Saturday, 1 May 2010
Cochinita Pibil (also known as Puerco Pibil) is a traditional Mexican recipe using recado rojo, or achiote, a paste made from ground annatto seeds. The paste itself is pretty flavourless, but its real value comes from the vibrant, natural red colour it gives to food.
Cochinita Pibil is basically pork that’s been marinated in orange juice then slow-roasted in banana leaves to lock in the moisture while cooking.
It's from the Yucatán and the traditional recipe uses bitter oranges. The orange juice gives a really interesting, fresh flavour to the rich meat.
The Mayan word "pibil" means "buried" and “cochinita” means “suckling pig”, so perhaps technically my version is “Puerco Pibil” (puerco meaning pork). But since Cochinita Pibil is the more common term, no matter what kind of pig you're cooking, I’m sticking to it!
Like many of my recipes leading up to Cinco de Mayo, this one comes from my Mexican pals, Tia Bicky & Robot.
Tia Bicky's adaptation from Mexico: The Beautiful Cookbook. Serves 6-8.
1.5 kilos of cubed pork
50g recado rojo (achiote paste)
1 tablespoon of white vinegar
2 teaspoons of salt or more as required
3 tablespoons olive oil
Juice of 2 oranges
Squeeze of lime
Fresh Banana leaves
1. Dissolve the achiote paste in the orange juice using your fingers, add vinegar and salt.
2. Marinate the pork in the juice. There should be enough liquid to coat all of the pork in excess, otherwise add more juice mixture.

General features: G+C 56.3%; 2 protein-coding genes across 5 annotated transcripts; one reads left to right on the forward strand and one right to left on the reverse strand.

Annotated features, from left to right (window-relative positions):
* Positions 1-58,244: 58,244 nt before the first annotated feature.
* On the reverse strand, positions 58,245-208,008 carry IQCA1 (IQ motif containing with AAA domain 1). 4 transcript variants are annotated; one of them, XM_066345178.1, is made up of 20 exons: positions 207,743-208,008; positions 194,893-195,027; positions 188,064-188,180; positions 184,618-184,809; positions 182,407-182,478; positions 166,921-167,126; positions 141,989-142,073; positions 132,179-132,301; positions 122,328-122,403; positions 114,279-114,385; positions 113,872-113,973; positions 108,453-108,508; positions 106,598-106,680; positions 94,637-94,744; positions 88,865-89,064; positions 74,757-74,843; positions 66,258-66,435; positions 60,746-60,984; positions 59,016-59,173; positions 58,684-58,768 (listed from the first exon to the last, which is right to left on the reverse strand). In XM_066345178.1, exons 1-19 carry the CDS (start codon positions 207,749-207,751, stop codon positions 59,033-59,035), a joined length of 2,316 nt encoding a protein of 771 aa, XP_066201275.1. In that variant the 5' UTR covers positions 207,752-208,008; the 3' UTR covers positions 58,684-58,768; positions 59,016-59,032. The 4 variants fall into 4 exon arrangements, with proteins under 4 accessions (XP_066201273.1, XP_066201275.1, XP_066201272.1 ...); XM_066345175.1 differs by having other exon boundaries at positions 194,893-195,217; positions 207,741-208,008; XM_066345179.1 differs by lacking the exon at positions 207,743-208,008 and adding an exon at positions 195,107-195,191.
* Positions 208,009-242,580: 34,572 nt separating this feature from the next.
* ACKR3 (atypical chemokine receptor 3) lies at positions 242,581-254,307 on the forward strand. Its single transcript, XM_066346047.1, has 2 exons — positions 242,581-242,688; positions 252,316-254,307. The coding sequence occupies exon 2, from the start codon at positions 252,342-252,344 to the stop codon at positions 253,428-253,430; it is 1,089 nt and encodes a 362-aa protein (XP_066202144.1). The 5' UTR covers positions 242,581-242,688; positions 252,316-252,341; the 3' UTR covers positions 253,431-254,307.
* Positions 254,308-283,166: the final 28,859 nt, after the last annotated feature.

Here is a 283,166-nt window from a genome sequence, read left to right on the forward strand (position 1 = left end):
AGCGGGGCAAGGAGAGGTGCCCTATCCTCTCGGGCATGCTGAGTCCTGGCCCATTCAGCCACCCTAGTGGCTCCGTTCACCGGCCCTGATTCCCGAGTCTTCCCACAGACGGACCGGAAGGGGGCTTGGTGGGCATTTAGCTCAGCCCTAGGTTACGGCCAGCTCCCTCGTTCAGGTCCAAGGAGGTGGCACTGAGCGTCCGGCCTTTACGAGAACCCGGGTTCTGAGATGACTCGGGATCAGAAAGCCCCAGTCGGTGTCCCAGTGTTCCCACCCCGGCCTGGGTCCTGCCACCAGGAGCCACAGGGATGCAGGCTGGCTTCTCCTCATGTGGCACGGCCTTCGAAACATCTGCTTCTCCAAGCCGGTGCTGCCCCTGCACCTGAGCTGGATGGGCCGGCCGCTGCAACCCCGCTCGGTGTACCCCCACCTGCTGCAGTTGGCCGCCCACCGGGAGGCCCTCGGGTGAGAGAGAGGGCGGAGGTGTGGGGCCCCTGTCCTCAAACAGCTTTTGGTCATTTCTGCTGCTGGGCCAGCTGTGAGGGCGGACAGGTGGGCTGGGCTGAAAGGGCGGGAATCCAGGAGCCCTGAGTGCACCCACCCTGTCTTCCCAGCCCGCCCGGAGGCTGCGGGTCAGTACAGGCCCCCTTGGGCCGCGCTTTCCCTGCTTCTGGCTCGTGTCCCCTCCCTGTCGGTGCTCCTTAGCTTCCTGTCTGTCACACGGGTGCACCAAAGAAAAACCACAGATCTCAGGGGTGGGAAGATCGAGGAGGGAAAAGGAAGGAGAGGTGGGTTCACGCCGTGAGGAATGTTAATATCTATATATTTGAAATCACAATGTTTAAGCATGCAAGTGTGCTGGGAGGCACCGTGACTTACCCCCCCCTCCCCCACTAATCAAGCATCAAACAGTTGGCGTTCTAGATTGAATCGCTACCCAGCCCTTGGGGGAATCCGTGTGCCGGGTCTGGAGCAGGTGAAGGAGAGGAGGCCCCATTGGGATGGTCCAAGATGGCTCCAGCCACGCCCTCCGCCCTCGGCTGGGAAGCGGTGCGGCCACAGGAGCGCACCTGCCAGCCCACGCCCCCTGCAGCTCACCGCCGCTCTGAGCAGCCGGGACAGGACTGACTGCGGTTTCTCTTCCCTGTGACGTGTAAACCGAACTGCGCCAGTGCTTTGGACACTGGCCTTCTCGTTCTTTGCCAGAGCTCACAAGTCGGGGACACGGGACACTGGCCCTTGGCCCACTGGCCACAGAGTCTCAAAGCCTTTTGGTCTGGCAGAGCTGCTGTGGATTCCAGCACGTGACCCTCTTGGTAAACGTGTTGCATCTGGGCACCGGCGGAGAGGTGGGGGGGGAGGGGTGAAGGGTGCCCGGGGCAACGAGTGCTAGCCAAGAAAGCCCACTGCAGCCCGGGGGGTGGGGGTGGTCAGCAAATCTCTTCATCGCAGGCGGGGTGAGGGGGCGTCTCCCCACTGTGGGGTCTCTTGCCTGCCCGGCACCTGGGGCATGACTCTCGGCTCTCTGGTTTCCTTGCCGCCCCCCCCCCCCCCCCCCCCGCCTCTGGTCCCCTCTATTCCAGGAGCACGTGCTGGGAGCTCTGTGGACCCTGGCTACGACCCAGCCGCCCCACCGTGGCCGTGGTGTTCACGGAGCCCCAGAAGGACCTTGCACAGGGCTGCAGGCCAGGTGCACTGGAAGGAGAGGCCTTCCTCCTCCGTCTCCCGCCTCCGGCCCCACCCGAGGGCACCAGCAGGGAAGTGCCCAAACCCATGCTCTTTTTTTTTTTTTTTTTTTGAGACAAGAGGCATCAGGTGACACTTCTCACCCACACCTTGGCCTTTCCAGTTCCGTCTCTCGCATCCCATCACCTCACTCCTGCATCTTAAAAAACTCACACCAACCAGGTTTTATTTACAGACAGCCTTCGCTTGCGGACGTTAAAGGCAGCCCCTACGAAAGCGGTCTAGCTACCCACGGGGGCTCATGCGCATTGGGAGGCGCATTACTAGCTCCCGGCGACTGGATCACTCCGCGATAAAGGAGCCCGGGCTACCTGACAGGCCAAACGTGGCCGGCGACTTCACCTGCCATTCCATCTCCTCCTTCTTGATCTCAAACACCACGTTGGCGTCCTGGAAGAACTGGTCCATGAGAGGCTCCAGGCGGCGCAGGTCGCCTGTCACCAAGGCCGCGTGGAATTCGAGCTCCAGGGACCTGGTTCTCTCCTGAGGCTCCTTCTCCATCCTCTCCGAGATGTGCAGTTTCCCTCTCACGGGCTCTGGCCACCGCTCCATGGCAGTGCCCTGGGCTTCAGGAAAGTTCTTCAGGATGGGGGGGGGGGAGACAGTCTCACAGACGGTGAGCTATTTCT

3. Marinate overnight or at least 6 hours.
4. Preheat oven to 180’C.
5. Prepare the banana leaves by heating them over the flame very briefly on the stove top until the oil starts to come out of the leaves.
6. Line an ovenproof dish with banana leaves crosswise so that you can wrap the ends over the top after adding the pork.
7. Mix the pork with a lime squeezed over the top and 3 tablespoons of olive oil (or more to moisten).
8. Fold the banana leaves over the pork completely and cover tightly with aluminium foil.
9. Cook in oven for at least 90 minutes or until the meat shreds easily with a fork, but ensure the pork remains moist.
10. Shred the pork completely before serving. Serve with rice or tortillas, orange pickled onions and other accompaniments such as black beans, guacamole and salsas.
Note: oranges in Australia are much sweeter than Mexico so lime juice is added. You can omit the lime if you’re using Mexican oranges. Also, the original recipe uses pork lard instead of olive oil.
Orange Pickled Onions
2 red onions finely sliced
habanero or jalapeño chiles, finely sliced
2 tablespoons white vinegar
Mix the finely sliced onions with juice, vinegar, salt to taste and chillies. Leave to marinate for 2 hours.
Notes: Traditionally the recipe uses habaneros but they can be too hot for some people so Tia uses pickled jalapeños instead.